Saturday, March 23, 2019

Nights (and days) around the Round Table

Roaming Rita's latest post is delightful. And not just because it is about our family. When family gets together to break bread, whether at home or away, it's great that everyone has a great time. Whether we like one another or not, a party in which the hosts do all they can to make everyone feel welcome is a foreshadowing of a promised party at the end-of-time. It's a party to which all are invited.
BBQ, birthday party, Christmas Eve, Easter Sunday, St. Patrick's Day, anniversary, Thanksgiving, lunch, dinner, Saturday morning pancakes... "Life is a banquet, and most poor suckers are starving to death!" And shared meals, from breakfast to banquets are fractals.


    Mystification

    The Bulwark mystifies me. Even after communicating with one of its principals who emphasizes in return, "The Bulwark is not the Weekly Standard," the presence of a significant number of clearly non-conservative writers is a puzzle. Does "never-Trump" mean "anyone but Trump"?
    The initial logo for the site, includes the subtitle, "Conservatism Conserved."
    As of Today (?) or earlier this week, I think, the subtitle has changed:
    "Slightly Dangerous" -- that clarifies things.

    Thursday, September 27, 2018

    In defense of Jonah...

    I have been admirer of Jonah Goldberg for two decades. I read his columns and have all of his books.
    His most recent book, Suicide of the West has been getting hammered by reviewers from the orthodox Catholic side, I think unfairly.
    Such reviewers jump on the, yes, surprising and discomfiting assertion Goldberg offers up front - "There is no God in this book." Maybe because of my longtime familiarity with his writing, I knew immediately that this would prove to be false. And, I think that even his post-publication explanations, that he is trying to reaching the potentially persuadable non-believers is tongue-in-cheek, at least in part.
    Of course God is in the book; he can be found on every page. And, like his OT namesake, this current prophet knows it; he's just playing, you see. The engine of modernism, free enterprise, is driven by mutually recognized dignity - of the entrepreneur, employee, and customer, and, oh, the competitor, too.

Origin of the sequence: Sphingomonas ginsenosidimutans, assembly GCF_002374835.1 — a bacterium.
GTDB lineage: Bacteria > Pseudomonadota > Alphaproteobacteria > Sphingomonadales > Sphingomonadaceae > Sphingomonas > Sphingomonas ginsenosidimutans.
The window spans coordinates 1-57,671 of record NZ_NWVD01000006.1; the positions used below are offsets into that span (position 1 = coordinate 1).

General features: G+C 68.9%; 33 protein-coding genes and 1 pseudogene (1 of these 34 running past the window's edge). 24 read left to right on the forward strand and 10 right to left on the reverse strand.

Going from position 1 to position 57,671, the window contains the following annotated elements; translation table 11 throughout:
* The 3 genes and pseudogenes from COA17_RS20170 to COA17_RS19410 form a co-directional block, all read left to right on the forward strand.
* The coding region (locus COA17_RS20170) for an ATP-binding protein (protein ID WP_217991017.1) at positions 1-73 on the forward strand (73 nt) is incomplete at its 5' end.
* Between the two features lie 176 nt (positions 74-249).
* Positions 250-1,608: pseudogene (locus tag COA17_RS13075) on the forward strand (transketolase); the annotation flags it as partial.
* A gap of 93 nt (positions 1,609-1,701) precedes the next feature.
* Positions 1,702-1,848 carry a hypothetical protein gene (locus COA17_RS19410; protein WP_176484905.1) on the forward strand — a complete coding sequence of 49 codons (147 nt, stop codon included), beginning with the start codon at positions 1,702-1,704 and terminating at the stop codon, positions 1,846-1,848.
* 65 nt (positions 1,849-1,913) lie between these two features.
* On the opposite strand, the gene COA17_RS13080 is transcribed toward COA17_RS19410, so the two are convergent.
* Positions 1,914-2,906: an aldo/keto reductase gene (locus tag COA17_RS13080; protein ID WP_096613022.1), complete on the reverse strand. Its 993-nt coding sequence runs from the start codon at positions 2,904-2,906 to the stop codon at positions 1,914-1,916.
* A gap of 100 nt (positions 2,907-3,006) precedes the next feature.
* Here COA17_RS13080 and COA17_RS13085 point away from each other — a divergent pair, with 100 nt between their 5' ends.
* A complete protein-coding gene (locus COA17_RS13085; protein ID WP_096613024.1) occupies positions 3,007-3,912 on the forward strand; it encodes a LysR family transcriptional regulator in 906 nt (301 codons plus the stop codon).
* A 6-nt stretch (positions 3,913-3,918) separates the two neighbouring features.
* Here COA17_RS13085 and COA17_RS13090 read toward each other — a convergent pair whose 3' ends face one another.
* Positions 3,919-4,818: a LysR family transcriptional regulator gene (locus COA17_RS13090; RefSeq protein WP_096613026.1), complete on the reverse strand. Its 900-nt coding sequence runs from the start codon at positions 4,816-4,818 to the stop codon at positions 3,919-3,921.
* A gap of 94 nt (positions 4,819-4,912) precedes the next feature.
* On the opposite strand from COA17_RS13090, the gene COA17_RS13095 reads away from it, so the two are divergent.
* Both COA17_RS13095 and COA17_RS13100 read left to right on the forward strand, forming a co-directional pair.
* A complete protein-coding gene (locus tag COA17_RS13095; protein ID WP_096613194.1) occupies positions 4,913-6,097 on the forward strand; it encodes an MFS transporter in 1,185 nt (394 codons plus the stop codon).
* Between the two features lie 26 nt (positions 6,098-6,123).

Tag! reviewers - you're it. He gotcha. 
    And, if any self-described liberals/progressives do actually pick-up the book because of the "bad" reviews from the red side, maybe they, too, will be ensnared.

    Monday, January 13, 2014

    In the appendix of the paper I reference below is a summary derivation of the relationship  between entropy and fractals (power laws). The appendix is also posted in another blog, Plate Frames. The introduction to the post reads...
    In a paper published a couple of years ago (Pilger, 2012), I describe the application of a simple principle, transformed into a distinctive abstract object, to an optimization problem (within the plate tectonics paradigm): simultaneous reconstruction of lithospheric plates for a range of ages from marine geophysical data . It is rare that the relation of the principle, maximum entropy, with a particular transformation, power-series fractals, is recognized, since Pastor-Satorras and Wagensberg derived it. I'm unaware of any other application of fractal forms to optimization problems analogous to the paper. The following derivation is taken from the 2012 paper, with slight modification, in hopes that it might prove useful in other fields, not merely the earth sciences, but beyond. I'm investigating  applications in a variety of other areas, from plate tectonics, to petroleum geology, and, oddly enough, the arts.
    Pilger, R. H., Jr. (2012) Fractal Plate Reconstructions with Spreading Asymmetry, Marine Geophysical  Research, Volume 33, 149-168. dx.doi.org/10.1007/s11001-012-9152-6. (rexpilger (at) gmail (dot) com.)

    Wednesday, December 22, 2010

    Fractals and Plate Tectonics

    Can fractal criteria be used in deriving plate reconstructions of asymmetrically spreading ridges? See: link.


    Wednesday, November 17, 2010

    Peer Review

    An article in Physics World describes an "experiment" in peer review and its effect on the quality of published scientific research.
    Just a small number of bad referees can significantly undermine the ability of the peer-review system to select the best scientific papers. That is according to a pair of complex systems researchers in Austria who have modelled an academic publishing system and showed that human foibles can have a dramatic effect on the quality of published science.